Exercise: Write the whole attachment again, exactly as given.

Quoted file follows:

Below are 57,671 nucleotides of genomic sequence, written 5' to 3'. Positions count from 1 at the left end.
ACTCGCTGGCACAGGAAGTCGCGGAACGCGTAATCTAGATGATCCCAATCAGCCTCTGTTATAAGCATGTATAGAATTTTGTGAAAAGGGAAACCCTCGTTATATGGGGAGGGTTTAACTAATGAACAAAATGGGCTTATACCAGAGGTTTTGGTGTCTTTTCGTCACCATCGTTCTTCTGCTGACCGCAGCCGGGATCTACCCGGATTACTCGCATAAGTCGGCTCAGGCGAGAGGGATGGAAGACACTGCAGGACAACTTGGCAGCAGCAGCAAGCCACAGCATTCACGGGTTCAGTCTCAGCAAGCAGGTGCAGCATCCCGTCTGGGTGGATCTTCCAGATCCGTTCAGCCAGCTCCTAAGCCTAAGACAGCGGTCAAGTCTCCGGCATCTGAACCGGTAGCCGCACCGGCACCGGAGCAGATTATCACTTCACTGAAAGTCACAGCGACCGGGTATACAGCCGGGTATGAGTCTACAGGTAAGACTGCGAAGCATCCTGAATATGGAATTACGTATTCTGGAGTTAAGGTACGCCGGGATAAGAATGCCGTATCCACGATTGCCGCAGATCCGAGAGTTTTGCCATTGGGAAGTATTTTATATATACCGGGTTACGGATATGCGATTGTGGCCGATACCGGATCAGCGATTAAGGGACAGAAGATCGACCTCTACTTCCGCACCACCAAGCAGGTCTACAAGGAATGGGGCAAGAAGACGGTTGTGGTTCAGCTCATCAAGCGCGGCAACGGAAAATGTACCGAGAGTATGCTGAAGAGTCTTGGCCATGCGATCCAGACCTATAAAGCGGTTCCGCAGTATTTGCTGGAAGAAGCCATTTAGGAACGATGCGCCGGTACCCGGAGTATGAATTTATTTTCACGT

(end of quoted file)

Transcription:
Below are 57,671 nucleotides of genomic sequence, written 5' to 3'. Positions count from 1 at the left end.
ACTCGCTGGCACAGGAAGTCGCGGAACGCGTAATCTAGATGATCCCAATCAGCCTCTGTTATAAGCATGTATAGAATTTTGTGAAAAGGGAAACCCTCGTTATATGGGGAGGGTTTAACTAATGAACAAAATGGGCTTATACCAGAGGTTTTGGTGTCTTTTCGTCACCATCGTTCTTCTGCTGACCGCAGCCGGGATCTACCCGGATTACTCGCATAAGTCGGCTCAGGCGAGAGGGATGGAAGACACTGCAGGACAACTTGGCAGCAGCAGCAAGCCACAGCATTCACGGGTTCAGTCTCAGCAAGCAGGTGCAGCATCCCGTCTGGGTGGATCTTCCAGATCCGTTCAGCCAGCTCCTAAGCCTAAGACAGCGGTCAAGTCTCCGGCATCTGAACCGGTAGCCGCACCGGCACCGGAGCAGATTATCACTTCACTGAAAGTCACAGCGACCGGGTATACAGCCGGGTATGAGTCTACAGGTAAGACTGCGAAGCATCCTGAATATGGAATTACGTATTCTGGAGTTAAGGTACGCCGGGATAAGAATGCCGTATCCACGATTGCCGCAGATCCGAGAGTTTTGCCATTGGGAAGTATTTTATATATACCGGGTTACGGATATGCGATTGTGGCCGATACCGGATCAGCGATTAAGGGACAGAAGATCGACCTCTACTTCCGCACCACCAAGCAGGTCTACAAGGAATGGGGCAAGAAGACGGTTGTGGTTCAGCTCATCAAGCGCGGCAACGGAAAATGTACCGAGAGTATGCTGAAGAGTCTTGGCCATGCGATCCAGACCTATAAAGCGGTTCCGCAGTATTTGCTGGAAGAAGCCATTTAGGAACGATGCGCCGGTACCCGGAGTATGAATTTATTTTCACGT